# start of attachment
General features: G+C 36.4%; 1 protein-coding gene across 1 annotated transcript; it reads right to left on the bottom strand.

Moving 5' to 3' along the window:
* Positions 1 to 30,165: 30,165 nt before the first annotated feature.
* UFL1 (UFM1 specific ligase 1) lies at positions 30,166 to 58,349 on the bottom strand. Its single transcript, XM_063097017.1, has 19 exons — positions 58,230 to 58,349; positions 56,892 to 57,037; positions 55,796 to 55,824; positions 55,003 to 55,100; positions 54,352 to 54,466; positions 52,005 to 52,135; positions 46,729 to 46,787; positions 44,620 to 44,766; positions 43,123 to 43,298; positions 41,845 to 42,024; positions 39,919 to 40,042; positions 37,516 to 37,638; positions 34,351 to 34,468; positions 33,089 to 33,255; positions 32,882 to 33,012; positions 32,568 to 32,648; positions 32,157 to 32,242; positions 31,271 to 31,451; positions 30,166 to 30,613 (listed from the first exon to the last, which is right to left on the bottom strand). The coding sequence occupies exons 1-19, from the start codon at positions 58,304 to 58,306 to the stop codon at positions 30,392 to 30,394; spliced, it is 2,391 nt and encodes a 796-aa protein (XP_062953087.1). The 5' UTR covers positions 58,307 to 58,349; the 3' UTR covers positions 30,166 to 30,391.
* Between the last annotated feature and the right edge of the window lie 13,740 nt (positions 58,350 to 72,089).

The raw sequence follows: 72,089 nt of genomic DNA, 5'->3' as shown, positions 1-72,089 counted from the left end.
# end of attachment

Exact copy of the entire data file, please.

General features: G+C 36.4%; 1 protein-coding gene across 1 annotated transcript; it reads right to left on the bottom strand.

Moving 5' to 3' along the window:
* Positions 1 to 30,165: 30,165 nt before the first annotated feature.
* UFL1 (UFM1 specific ligase 1) lies at positions 30,166 to 58,349 on the bottom strand. Its single transcript, XM_063097017.1, has 19 exons — positions 58,230 to 58,349; positions 56,892 to 57,037; positions 55,796 to 55,824; positions 55,003 to 55,100; positions 54,352 to 54,466; positions 52,005 to 52,135; positions 46,729 to 46,787; positions 44,620 to 44,766; positions 43,123 to 43,298; positions 41,845 to 42,024; positions 39,919 to 40,042; positions 37,516 to 37,638; positions 34,351 to 34,468; positions 33,089 to 33,255; positions 32,882 to 33,012; positions 32,568 to 32,648; positions 32,157 to 32,242; positions 31,271 to 31,451; positions 30,166 to 30,613 (listed from the first exon to the last, which is right to left on the bottom strand). The coding sequence occupies exons 1-19, from the start codon at positions 58,304 to 58,306 to the stop codon at positions 30,392 to 30,394; spliced, it is 2,391 nt and encodes a 796-aa protein (XP_062953087.1). The 5' UTR covers positions 58,307 to 58,349; the 3' UTR covers positions 30,166 to 30,391.
* Between the last annotated feature and the right edge of the window lie 13,740 nt (positions 58,350 to 72,089).

The raw sequence follows: 72,089 nt of genomic DNA, 5'->3' as shown, positions 1-72,089 counted from the left end.